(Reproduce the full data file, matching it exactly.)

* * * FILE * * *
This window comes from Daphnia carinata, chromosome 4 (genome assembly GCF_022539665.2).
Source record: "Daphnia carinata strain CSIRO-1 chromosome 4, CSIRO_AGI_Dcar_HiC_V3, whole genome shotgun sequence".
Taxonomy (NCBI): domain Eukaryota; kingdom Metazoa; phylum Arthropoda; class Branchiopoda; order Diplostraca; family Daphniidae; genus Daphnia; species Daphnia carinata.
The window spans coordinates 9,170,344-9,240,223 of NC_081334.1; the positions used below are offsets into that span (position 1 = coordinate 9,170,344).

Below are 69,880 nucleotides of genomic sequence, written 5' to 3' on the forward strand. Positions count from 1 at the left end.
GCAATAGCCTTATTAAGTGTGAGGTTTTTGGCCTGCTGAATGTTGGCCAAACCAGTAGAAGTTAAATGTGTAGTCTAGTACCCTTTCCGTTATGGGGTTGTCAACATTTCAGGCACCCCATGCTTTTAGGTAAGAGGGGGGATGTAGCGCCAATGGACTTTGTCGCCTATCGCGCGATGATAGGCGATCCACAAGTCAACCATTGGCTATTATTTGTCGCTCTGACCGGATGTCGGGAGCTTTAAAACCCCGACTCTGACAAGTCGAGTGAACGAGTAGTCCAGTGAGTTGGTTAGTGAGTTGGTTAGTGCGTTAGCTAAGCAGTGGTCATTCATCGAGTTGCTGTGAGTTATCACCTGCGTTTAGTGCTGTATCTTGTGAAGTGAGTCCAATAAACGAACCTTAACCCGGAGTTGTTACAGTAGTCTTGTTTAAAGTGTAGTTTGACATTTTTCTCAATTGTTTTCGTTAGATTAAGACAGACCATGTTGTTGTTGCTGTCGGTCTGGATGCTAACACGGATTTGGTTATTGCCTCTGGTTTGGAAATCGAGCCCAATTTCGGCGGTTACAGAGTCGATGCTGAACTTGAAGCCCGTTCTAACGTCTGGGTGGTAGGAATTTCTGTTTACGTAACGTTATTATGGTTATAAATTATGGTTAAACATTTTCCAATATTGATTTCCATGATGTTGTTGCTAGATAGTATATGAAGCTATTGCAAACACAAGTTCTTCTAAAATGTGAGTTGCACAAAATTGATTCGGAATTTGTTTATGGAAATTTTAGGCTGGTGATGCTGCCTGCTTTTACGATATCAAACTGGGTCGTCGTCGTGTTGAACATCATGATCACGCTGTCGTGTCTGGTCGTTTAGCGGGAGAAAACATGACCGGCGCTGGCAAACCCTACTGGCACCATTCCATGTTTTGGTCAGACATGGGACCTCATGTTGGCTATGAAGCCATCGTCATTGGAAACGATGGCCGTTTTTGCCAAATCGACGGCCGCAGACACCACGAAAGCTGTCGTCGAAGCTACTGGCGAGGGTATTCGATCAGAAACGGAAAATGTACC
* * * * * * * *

This window comes from Daphnia carinata, chromosome 4 (genome assembly GCF_022539665.2).
Source record: "Daphnia carinata strain CSIRO-1 chromosome 4, CSIRO_AGI_Dcar_HiC_V3, whole genome shotgun sequence".
Taxonomy (NCBI): domain Eukaryota; kingdom Metazoa; phylum Arthropoda; class Branchiopoda; order Diplostraca; family Daphniidae; genus Daphnia; species Daphnia carinata.
The window spans coordinates 9,170,344-9,240,223 of NC_081334.1; the positions used below are offsets into that span (position 1 = coordinate 9,170,344).

Below are 69,880 nucleotides of genomic sequence, written 5' to 3' on the forward strand. Positions count from 1 at the left end.
GCAATAGCCTTATTAAGTGTGAGGTTTTTGGCCTGCTGAATGTTGGCCAAACCAGTAGAAGTTAAATGTGTAGTCTAGTACCCTTTCCGTTATGGGGTTGTCAACATTTCAGGCACCCCATGCTTTTAGGTAAGAGGGGGGATGTAGCGCCAATGGACTTTGTCGCCTATCGCGCGATGATAGGCGATCCACAAGTCAACCATTGGCTATTATTTGTCGCTCTGACCGGATGTCGGGAGCTTTAAAACCCCGACTCTGACAAGTCGAGTGAACGAGTAGTCCAGTGAGTTGGTTAGTGAGTTGGTTAGTGCGTTAGCTAAGCAGTGGTCATTCATCGAGTTGCTGTGAGTTATCACCTGCGTTTAGTGCTGTATCTTGTGAAGTGAGTCCAATAAACGAACCTTAACCCGGAGTTGTTACAGTAGTCTTGTTTAAAGTGTAGTTTGACATTTTTCTCAATTGTTTTCGTTAGATTAAGACAGACCATGTTGTTGTTGCTGTCGGTCTGGATGCTAACACGGATTTGGTTATTGCCTCTGGTTTGGAAATCGAGCCCAATTTCGGCGGTTACAGAGTCGATGCTGAACTTGAAGCCCGTTCTAACGTCTGGGTGGTAGGAATTTCTGTTTACGTAACGTTATTATGGTTATAAATTATGGTTAAACATTTTCCAATATTGATTTCCATGATGTTGTTGCTAGATAGTATATGAAGCTATTGCAAACACAAGTTCTTCTAAAATGTGAGTTGCACAAAATTGATTCGGAATTTGTTTATGGAAATTTTAGGCTGGTGATGCTGCCTGCTTTTACGATATCAAACTGGGTCGTCGTCGTGTTGAACATCATGATCACGCTGTCGTGTCTGGTCGTTTAGCGGGAGAAAACATGACCGGCGCTGGCAAACCCTACTGGCACCATTCCATGTTTTGGTCAGACATGGGACCTCATGTTGGCTATGAAGCCATCGTCATTGGAAACGATGGCCGTTTTTGCCAAATCGACGGCCGCAGACACCACGAAAGCTGTCGTCGAAGCTACTGGCGAGGGTATTCGATCAGAAACGGAAAATGTACC